It’s always frightening when lawyers delve into the realm of medicine. It’s even worse when pre-law students and political science majors do the same.
Such was the thought running through my mind when I came across the most recent issue of the Yale Journal of Medicine & Law. The result is what I would most accurately characterize as–shall we say?–uneven. Even though the authors try to don the mantle of skepticism, for the most part they fail. Perhaps the best example of this failure is this particular article entitled Chiropractic Medicine: “Quackery’s” Struggle for Fair Practice. Rarely have I seen an article as chock full of misinformation about chiropractic written by an apparent non-chiropractor. I’ll show you what I mean. First, the author (Eduard Vangelder) begins with the classic logical fallacy of appealing to popularity:
Chiropractic medicine is a commonplace and popular form of medical treatment in today’s society. Classified as a form of Complementary and Alternative Medicine, chiropractic medicine primarily aims to improve body posture and treat such functional symptoms as neck and back pain. According to the 2007 National Health Interview Survey (NHIS), over 18 million Americans adults (8% of the general population) and more than 2 million children had received chiropractic or osteopathic spinal manipulations in the previous twelve months. Chiropractic medicine has not always been so widely accepted, however, and for nearly a century after its inception in 1895, it was frowned upon and labeled with terms such as “quackery” and “an unscientific cult” by the American Medical Association (AMA). Chiropractic medicine had to come a long way to be as widely accepted and recognized as it is today.
Note the narrative, common to many forms of “complementary and alternative medicine” (CAM). Chiropractic was once viewed as “quackery,” but now it’s become “mainstream.” It’s popular! Therefore there must be something to it! But no good CAM story would be complete without a nice, juicy conspiracy theory. So Vangelder parrots one, namely the conspiracy theory claiming that conventional medicine tried to suppress chiropractic not because it was rank quackery but because it was trying to suppress an effective, rival therapy.
Vangelder starts out by describing the origins of chiropractic, which, as all good skeptics should know, was created in 1895 by Daniel David Palmer. Of course, what Vangelder forgets to mention is that Palmer claimed that he had manipulated the spine of a man who was nearly deaf and thus cured him. He also forgets to point out that chiropractic, as created by Palmer, was based on vitalistic beliefs. In fact, in this chiropractic resembled acupuncture in that it postulated that disease was caused by interruptions in what chiropractors called the “innate intelligence,” which was a “nervous energy” or “life force” that flowed through the spine, blockages of which chiropractic could relieve by relieving subluxations. Not surprisingly, Palmer viewed the “innate intelligence” as representing God’s presence in man. Indeed, Palmer briefly considered branding chiropractic as a religion because he could then claim First Amendment protections for it, but decided against it only because of the confusion that would result between chiropractic and Christian Science.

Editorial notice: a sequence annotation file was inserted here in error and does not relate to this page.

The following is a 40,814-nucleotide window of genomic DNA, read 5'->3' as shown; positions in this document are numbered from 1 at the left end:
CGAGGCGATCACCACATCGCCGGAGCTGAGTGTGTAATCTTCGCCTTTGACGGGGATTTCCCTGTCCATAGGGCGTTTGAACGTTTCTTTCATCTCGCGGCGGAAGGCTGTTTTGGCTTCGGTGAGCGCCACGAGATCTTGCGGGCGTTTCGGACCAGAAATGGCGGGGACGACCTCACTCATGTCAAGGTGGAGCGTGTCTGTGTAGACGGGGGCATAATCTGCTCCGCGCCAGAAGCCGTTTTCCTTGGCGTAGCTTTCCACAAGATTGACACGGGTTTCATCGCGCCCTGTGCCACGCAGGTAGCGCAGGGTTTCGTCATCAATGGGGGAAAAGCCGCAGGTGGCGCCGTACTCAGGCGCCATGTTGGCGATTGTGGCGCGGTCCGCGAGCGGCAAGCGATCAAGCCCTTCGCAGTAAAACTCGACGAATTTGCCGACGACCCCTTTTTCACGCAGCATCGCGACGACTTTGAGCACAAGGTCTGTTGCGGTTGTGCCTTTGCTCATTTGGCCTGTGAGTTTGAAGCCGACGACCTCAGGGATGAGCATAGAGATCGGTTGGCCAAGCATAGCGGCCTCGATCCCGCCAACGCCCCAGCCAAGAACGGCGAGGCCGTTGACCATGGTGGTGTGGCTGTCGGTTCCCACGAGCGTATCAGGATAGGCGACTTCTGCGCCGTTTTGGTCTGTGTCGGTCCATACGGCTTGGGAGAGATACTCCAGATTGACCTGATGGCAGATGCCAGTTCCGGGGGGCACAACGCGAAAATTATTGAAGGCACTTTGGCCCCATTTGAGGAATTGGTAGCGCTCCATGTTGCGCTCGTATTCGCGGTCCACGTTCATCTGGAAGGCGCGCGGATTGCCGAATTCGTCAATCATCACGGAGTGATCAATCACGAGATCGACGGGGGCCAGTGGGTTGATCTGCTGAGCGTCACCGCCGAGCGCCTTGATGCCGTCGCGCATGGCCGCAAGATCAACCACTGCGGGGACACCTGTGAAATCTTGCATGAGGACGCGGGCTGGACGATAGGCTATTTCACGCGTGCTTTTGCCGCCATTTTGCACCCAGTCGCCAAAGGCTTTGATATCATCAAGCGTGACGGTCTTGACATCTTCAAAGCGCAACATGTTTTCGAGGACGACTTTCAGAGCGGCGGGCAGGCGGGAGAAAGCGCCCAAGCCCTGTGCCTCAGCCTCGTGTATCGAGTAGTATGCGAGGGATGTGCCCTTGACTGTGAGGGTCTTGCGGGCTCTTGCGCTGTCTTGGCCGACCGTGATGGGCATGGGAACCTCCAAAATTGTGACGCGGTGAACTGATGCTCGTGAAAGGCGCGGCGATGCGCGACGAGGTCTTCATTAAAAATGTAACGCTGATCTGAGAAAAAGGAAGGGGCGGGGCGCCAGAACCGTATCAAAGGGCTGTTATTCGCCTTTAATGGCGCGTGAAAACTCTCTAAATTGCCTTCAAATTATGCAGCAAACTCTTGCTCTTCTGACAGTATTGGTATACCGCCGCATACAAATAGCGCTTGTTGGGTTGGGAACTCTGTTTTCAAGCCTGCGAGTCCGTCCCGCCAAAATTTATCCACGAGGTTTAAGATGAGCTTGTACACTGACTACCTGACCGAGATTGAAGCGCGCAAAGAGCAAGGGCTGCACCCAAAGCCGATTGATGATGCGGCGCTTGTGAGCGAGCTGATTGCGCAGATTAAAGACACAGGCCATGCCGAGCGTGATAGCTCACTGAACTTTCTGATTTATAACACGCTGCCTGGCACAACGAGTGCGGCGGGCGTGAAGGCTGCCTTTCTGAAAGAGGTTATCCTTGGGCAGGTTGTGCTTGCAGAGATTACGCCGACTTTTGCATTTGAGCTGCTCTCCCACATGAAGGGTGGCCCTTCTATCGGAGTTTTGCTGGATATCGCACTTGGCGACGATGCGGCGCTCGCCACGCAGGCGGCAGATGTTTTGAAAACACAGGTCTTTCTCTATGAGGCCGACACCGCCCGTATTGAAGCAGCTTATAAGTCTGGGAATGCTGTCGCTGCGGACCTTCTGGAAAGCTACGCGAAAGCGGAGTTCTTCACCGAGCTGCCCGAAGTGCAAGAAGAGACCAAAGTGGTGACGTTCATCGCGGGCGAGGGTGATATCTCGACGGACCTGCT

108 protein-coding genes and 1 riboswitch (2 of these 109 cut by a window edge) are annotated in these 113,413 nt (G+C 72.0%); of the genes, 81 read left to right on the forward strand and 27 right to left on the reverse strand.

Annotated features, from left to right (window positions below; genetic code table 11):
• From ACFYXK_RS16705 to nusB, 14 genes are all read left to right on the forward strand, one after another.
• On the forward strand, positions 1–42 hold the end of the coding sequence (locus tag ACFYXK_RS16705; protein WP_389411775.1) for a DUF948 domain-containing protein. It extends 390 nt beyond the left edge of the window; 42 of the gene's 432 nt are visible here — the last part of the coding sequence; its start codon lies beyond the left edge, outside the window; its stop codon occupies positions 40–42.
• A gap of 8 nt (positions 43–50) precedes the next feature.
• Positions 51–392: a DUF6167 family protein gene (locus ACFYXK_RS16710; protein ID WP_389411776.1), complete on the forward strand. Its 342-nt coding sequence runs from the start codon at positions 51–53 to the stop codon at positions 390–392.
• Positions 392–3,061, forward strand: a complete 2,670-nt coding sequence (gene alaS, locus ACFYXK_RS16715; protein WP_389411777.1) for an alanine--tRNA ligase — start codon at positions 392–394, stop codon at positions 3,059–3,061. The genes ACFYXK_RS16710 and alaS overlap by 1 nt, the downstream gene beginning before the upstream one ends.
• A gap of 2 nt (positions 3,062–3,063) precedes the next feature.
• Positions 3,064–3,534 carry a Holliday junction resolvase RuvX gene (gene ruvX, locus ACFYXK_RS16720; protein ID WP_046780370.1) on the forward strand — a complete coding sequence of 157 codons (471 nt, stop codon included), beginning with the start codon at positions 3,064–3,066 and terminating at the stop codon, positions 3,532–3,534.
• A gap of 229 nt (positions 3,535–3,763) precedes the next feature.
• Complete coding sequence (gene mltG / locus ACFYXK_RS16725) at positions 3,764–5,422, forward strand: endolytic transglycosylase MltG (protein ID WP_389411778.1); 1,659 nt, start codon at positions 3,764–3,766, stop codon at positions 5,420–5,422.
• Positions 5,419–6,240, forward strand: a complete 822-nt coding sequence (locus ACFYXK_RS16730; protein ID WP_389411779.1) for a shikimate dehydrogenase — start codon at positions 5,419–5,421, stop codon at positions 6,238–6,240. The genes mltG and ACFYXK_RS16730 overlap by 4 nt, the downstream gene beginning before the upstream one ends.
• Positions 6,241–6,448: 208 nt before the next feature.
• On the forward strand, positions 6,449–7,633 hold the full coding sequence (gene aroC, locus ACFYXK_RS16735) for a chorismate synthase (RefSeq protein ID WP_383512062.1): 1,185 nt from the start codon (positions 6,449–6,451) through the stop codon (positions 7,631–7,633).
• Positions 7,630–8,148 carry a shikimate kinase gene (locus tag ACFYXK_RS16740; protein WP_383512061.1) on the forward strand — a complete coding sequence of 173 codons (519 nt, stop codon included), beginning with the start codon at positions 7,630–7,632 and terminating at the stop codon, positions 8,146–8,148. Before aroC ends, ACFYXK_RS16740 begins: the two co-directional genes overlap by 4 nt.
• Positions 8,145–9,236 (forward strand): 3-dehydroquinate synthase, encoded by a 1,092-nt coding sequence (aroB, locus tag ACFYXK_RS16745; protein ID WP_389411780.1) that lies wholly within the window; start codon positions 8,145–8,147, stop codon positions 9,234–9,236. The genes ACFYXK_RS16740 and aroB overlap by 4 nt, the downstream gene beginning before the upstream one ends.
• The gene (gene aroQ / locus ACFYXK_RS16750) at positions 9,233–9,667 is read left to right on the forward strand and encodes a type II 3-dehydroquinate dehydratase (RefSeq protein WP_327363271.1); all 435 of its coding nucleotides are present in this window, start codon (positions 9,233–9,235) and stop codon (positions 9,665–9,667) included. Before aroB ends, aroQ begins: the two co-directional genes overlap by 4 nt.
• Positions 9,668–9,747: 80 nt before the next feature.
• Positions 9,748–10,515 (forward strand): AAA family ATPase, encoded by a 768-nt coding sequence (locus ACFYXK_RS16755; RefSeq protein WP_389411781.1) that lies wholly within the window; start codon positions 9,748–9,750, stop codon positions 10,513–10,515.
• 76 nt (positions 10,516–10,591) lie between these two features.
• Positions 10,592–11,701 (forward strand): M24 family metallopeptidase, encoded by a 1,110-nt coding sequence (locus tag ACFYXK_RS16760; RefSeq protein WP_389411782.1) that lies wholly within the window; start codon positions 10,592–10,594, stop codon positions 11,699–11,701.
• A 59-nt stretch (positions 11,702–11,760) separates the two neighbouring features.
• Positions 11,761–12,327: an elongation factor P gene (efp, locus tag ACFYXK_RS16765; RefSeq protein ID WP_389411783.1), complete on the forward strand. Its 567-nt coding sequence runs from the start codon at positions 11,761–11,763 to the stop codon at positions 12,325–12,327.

Vangelder then discusses the efforts of the American Medical Association to limit chiropractic, portraying it as seemingly unreasonable and more for the purpose of protecting doctors’ turf than actually protecting patients from pseudoscience. He finishes by portraying the lawsuit against the AMA that prevented the AMA on antitrust grounds from acting against chiropractors:
Ever since Wilk, the AMA and other federally associated institutions have been obliged to recognize and treat chiropractic medicine as a legitimate practice in alternative medicine. Nevertheless, a subtle disrespect for chiropractic practitioners as “unscientific witch doctors” still, to some extent, pervades the AMA and the medical community today. Doctors should always question the scientific legitimacy of a particular method of treatment and the credentials of any person who calls themselves a healer. Historical development indicates, however, that misconceptions about chiropractic medicine are likely to continue to dissipate as it becomes more respected within the realm of “standard medicine” and as its safety protocol falls more and more under the auspices of federal regulation.
One notes that nowhere in Vangelder’s article does he actually concentrate on the science behind chiropractic (or, more appropriately, the lack thereof). Instead, he frames the story as that of brave maverick chiropractors, underdogs, battling an arrogant AMA and triumphing by achieving popular acceptance. Science doesn’t enter into the story anywhere.
Elsewhere in the issue, Annie Wang produces an article entitled Eastern Medicine and Herbs: Treating the Individual. This is perhaps the worst of the lot, at least in terms of sheer credulity. Wang’s post is basically a paean to traditional Chinese medicine in which she quotes Ted Kaptchuk (one of the prime investigators “credited” with the recent acupuncture/placebo paper published in the New England Journal of Medicine). In the article, Wang falls for the false claim that somehow traditional Chinese medicine (or other forms of alternative medicine) is “individualized” medicine: